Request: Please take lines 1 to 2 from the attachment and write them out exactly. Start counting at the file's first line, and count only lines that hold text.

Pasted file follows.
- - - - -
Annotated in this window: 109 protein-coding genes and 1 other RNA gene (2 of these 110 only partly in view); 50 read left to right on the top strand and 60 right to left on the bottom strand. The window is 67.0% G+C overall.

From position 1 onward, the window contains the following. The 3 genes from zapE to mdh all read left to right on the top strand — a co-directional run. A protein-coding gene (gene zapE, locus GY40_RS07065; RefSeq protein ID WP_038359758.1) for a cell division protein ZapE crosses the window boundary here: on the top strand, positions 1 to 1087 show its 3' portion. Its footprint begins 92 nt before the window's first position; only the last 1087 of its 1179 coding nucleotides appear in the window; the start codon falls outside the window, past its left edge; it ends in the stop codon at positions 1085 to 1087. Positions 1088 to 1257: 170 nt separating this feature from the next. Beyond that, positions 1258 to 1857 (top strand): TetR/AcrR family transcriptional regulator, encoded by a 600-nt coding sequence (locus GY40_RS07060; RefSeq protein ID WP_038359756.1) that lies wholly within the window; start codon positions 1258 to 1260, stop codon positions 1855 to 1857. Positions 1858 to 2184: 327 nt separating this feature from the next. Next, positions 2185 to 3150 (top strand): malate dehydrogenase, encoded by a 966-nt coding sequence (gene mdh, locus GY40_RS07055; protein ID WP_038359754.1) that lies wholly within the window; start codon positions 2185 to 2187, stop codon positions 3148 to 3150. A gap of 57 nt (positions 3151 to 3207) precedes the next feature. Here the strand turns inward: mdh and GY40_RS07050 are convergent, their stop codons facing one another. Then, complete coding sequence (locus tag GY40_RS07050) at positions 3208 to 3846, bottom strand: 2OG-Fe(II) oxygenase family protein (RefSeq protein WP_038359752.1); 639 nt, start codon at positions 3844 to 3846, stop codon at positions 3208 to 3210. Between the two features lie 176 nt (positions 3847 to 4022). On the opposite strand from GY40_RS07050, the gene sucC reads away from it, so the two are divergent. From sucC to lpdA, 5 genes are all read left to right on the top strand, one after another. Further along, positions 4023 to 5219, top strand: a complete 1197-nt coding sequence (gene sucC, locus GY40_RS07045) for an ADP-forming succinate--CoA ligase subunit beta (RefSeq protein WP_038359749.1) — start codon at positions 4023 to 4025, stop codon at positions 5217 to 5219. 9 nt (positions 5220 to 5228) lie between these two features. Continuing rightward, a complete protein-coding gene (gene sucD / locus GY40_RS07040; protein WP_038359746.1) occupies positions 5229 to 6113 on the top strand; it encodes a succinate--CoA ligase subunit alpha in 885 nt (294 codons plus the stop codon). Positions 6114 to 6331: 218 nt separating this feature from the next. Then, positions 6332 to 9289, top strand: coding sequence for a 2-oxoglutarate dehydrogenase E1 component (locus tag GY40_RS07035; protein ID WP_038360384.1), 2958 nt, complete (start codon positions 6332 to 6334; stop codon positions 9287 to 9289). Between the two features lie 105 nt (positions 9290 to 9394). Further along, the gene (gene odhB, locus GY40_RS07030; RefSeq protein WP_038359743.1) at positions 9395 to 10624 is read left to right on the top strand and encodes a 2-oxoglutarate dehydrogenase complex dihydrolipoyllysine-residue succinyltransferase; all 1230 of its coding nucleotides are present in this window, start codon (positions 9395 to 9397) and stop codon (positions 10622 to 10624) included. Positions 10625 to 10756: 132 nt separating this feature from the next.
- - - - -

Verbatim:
Annotated in this window: 109 protein-coding genes and 1 other RNA gene (2 of these 110 only partly in view); 50 read left to right on the top strand and 60 right to left on the bottom strand. The window is 67.0% G+C overall.

From position 1 onward, the window contains the following. The 3 genes from zapE to mdh all read left to right on the top strand — a co-directional run. A protein-coding gene (gene zapE, locus GY40_RS07065; RefSeq protein ID WP_038359758.1) for a cell division protein ZapE crosses the window boundary here: on the top strand, positions 1 to 1087 show its 3' portion. Its footprint begins 92 nt before the window's first position; only the last 1087 of its 1179 coding nucleotides appear in the window; the start codon falls outside the window, past its left edge; it ends in the stop codon at positions 1085 to 1087. Positions 1088 to 1257: 170 nt separating this feature from the next. Beyond that, positions 1258 to 1857 (top strand): TetR/AcrR family transcriptional regulator, encoded by a 600-nt coding sequence (locus GY40_RS07060; RefSeq protein ID WP_038359756.1) that lies wholly within the window; start codon positions 1258 to 1260, stop codon positions 1855 to 1857. Positions 1858 to 2184: 327 nt separating this feature from the next. Next, positions 2185 to 3150 (top strand): malate dehydrogenase, encoded by a 966-nt coding sequence (gene mdh, locus GY40_RS07055; protein ID WP_038359754.1) that lies wholly within the window; start codon positions 2185 to 2187, stop codon positions 3148 to 3150. A gap of 57 nt (positions 3151 to 3207) precedes the next feature. Here the strand turns inward: mdh and GY40_RS07050 are convergent, their stop codons facing one another. Then, complete coding sequence (locus tag GY40_RS07050) at positions 3208 to 3846, bottom strand: 2OG-Fe(II) oxygenase family protein (RefSeq protein WP_038359752.1); 639 nt, start codon at positions 3844 to 3846, stop codon at positions 3208 to 3210. Between the two features lie 176 nt (positions 3847 to 4022). On the opposite strand from GY40_RS07050, the gene sucC reads away from it, so the two are divergent. From sucC to lpdA, 5 genes are all read left to right on the top strand, one after another. Further along, positions 4023 to 5219, top strand: a complete 1197-nt coding sequence (gene sucC, locus GY40_RS07045) for an ADP-forming succinate--CoA ligase subunit beta (RefSeq protein WP_038359749.1) — start codon at positions 4023 to 4025, stop codon at positions 5217 to 5219. 9 nt (positions 5220 to 5228) lie between these two features. Continuing rightward, a complete protein-coding gene (gene sucD / locus GY40_RS07040; protein WP_038359746.1) occupies positions 5229 to 6113 on the top strand; it encodes a succinate--CoA ligase subunit alpha in 885 nt (294 codons plus the stop codon). Positions 6114 to 6331: 218 nt separating this feature from the next. Then, positions 6332 to 9289, top strand: coding sequence for a 2-oxoglutarate dehydrogenase E1 component (locus tag GY40_RS07035; protein ID WP_038360384.1), 2958 nt, complete (start codon positions 6332 to 6334; stop codon positions 9287 to 9289). Between the two features lie 105 nt (positions 9290 to 9394). Further along, the gene (gene odhB, locus GY40_RS07030; RefSeq protein WP_038359743.1) at positions 9395 to 10624 is read left to right on the top strand and encodes a 2-oxoglutarate dehydrogenase complex dihydrolipoyllysine-residue succinyltransferase; all 1230 of its coding nucleotides are present in this window, start codon (positions 9395 to 9397) and stop codon (positions 10622 to 10624) included. Positions 10625 to 10756: 132 nt separating this feature from the next.